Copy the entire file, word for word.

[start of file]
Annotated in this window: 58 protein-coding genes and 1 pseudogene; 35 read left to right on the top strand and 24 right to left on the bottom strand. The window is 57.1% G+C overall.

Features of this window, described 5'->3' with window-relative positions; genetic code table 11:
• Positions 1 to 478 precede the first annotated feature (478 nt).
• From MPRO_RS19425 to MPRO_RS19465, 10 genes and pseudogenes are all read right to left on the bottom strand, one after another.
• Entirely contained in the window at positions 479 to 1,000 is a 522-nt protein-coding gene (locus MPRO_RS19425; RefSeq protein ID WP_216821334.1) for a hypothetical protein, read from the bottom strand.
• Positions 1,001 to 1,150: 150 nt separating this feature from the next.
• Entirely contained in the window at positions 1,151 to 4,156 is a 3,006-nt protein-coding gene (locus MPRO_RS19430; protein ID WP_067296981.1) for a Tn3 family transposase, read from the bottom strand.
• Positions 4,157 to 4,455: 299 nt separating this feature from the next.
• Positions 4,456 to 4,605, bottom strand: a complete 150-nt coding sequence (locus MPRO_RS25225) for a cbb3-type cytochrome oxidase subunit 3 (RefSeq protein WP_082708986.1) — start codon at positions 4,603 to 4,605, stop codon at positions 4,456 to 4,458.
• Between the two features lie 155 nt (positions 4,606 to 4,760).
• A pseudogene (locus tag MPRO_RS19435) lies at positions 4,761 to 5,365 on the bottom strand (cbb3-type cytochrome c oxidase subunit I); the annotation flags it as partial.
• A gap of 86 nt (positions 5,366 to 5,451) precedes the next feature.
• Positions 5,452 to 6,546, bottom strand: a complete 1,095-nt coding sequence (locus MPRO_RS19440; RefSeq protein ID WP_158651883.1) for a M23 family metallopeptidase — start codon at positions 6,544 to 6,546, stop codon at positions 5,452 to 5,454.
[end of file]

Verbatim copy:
Annotated in this window: 58 protein-coding genes and 1 pseudogene; 35 read left to right on the top strand and 24 right to left on the bottom strand. The window is 57.1% G+C overall.

Features of this window, described 5'->3' with window-relative positions; genetic code table 11:
• Positions 1 to 478 precede the first annotated feature (478 nt).
• From MPRO_RS19425 to MPRO_RS19465, 10 genes and pseudogenes are all read right to left on the bottom strand, one after another.
• Entirely contained in the window at positions 479 to 1,000 is a 522-nt protein-coding gene (locus MPRO_RS19425; RefSeq protein ID WP_216821334.1) for a hypothetical protein, read from the bottom strand.
• Positions 1,001 to 1,150: 150 nt separating this feature from the next.
• Entirely contained in the window at positions 1,151 to 4,156 is a 3,006-nt protein-coding gene (locus MPRO_RS19430; protein ID WP_067296981.1) for a Tn3 family transposase, read from the bottom strand.
• Positions 4,157 to 4,455: 299 nt separating this feature from the next.
• Positions 4,456 to 4,605, bottom strand: a complete 150-nt coding sequence (locus MPRO_RS25225) for a cbb3-type cytochrome oxidase subunit 3 (RefSeq protein WP_082708986.1) — start codon at positions 4,603 to 4,605, stop codon at positions 4,456 to 4,458.
• Between the two features lie 155 nt (positions 4,606 to 4,760).
• A pseudogene (locus tag MPRO_RS19435) lies at positions 4,761 to 5,365 on the bottom strand (cbb3-type cytochrome c oxidase subunit I); the annotation flags it as partial.
• A gap of 86 nt (positions 5,366 to 5,451) precedes the next feature.
• Positions 5,452 to 6,546, bottom strand: a complete 1,095-nt coding sequence (locus MPRO_RS19440; RefSeq protein ID WP_158651883.1) for a M23 family metallopeptidase — start codon at positions 6,544 to 6,546, stop codon at positions 5,452 to 5,454.